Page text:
Thursday, September 3, 2009
late blooming and general lateness
Haha, I was right, the Gruss an Teplitz is not dead! That's it to the left above, and besides the flower, it has put out shoots and leaves. Yay!
The cluster of pink, photographed from below, is Old Blush, which I've dragged up over the gate-arch. Otherwise, the Dortmund is blooming steadily away in red clusters and clumps, and Sir Clough has produced a couple of large blooms in sympathy with the recent heat-wave. The rugosa is dotted with bright red hips, its autumn show.
In the back yard, one of the gallicas is still blooming with manifold redness.
And this is my half-sister, from my dad's first marriage. Hi Darlene! Who cleverly found me and my brother, even though Barbara and Peter Gordon are not the easiest names to track down, especially when one of those names has been unexpectedly changed. This makes her cleverer than me, because my own haphazard googling for Darlene and Lorene over the last few months had come to nothing.
So on Monday, after she had returned from Mexico and I had returned from Pennsylvania, she visited, and we met for the first time.
It felt surprisingly comfortable, at least to me, as if we'd known each ther for a long time, and were just catching up on recent news. Now I'm looking forward to meeting Lorene, and for Pete-and-family to be moved in to the new place so we can unpack the family photos and see how many we can identify properly.
In other news, the 3-Day Novel Contest is this weekend (glyph of writerly excitement), and what with my wonderfully eventful regular life, I've barely thought about it. This year it will come with extra bonus GUILT because I had hoped and planned to have Willow Knot all revised and mailed off before Labour Day weekend, free and clear.
But no. The structural revision is done, but I haven't filled in all the new scenes in the last part of the story, plus as I read over I keep finding little traces of the previous chronology, and have to fix them. Apparently I did a lot of work tying down the sequence of events and marking how many years / summers / antlers / etc. had arrived. A lot, and have had to do it again.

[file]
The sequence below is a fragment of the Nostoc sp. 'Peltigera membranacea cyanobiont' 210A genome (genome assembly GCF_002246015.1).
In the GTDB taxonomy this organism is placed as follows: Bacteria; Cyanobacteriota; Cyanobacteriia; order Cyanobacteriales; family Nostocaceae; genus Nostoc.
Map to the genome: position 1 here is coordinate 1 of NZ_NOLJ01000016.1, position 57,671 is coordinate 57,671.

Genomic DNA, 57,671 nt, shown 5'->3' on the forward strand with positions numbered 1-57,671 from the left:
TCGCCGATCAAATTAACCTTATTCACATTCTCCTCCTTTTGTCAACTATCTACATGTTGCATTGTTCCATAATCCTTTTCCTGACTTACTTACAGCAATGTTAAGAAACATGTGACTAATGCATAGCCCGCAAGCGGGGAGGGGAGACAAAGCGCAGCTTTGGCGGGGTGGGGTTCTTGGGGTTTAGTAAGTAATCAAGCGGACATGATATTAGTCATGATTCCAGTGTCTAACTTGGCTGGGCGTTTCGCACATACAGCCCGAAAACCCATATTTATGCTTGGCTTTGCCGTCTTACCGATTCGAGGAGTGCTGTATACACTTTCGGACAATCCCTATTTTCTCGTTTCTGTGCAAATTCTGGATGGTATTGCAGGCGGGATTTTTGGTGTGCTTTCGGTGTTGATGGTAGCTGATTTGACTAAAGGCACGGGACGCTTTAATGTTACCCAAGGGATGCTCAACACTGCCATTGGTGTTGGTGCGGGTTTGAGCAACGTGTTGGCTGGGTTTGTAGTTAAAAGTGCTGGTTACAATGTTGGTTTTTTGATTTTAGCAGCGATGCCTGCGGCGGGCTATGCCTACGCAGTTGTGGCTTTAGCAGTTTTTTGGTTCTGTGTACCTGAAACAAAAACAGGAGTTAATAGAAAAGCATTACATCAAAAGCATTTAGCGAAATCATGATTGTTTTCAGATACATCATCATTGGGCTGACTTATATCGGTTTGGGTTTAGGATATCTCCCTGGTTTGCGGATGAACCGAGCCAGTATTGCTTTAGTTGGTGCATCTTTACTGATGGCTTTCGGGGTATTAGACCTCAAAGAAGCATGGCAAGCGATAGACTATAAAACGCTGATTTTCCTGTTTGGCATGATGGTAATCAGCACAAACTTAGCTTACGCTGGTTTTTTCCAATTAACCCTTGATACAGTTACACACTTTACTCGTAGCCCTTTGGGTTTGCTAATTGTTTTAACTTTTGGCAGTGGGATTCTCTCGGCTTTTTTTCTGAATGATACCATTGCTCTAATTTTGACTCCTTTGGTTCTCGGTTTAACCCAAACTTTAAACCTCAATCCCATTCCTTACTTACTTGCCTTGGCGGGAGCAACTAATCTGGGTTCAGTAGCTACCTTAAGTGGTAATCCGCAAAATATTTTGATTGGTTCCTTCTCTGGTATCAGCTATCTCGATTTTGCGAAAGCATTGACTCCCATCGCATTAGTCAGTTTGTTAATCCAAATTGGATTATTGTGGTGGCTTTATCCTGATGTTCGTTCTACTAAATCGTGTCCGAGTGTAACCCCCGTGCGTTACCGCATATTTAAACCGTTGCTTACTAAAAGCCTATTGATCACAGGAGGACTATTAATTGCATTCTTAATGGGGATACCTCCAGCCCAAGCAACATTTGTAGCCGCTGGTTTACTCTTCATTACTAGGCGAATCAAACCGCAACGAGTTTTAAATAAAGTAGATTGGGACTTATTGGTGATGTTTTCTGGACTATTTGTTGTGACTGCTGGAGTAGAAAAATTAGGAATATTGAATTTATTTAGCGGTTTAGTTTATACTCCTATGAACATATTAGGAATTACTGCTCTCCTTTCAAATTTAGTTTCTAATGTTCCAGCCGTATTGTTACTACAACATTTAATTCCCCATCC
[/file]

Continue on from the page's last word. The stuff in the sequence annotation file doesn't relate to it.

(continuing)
I'm not sure what this is most like, whether unpicking embroidery or like the ravelling that the court ladies do in the story, unlacing goldwork into spools of thread. Or, for a more guy-like metaphor, imagine you've made the Lego(tm) Space Station, but you have to take it all apart so you can build the next thing. How hard is it to turn the little command centre into a pile of blocks? Do you want to keep at least the captain's chair out of the general undoing?
Yes, I know, this is why one saves each draft, to avoid 'really' losing anything. I've been telling myself this a lot. It should be done by the 14th, though I'll have to do a thorough read-through to make sure that I haven't done anything really embarrassing with the chronology.
But this weekend--this weekend is dedicated to squashing a messy first draft down onto the page, and not thinking about it. Wheeee! I even have a really disgusting plot element, though perhaps not as intense as previous winner Skin, by Bonnie Bowman, or Tacones, which I still have a hard time reading.
To bookend with garden news, the Transparent is done, thankfully, but the pears and plums have started falling and it's time to fire up the dehydrator.
Blackberries have reacted to the severe cutting back by, of course, fruiting madly. I've frozen and bagged a few quarts and made 6 pies so far, 3 for the freezer and 3 baked. Here's a pic of the second baked pie--look, flaky pastry!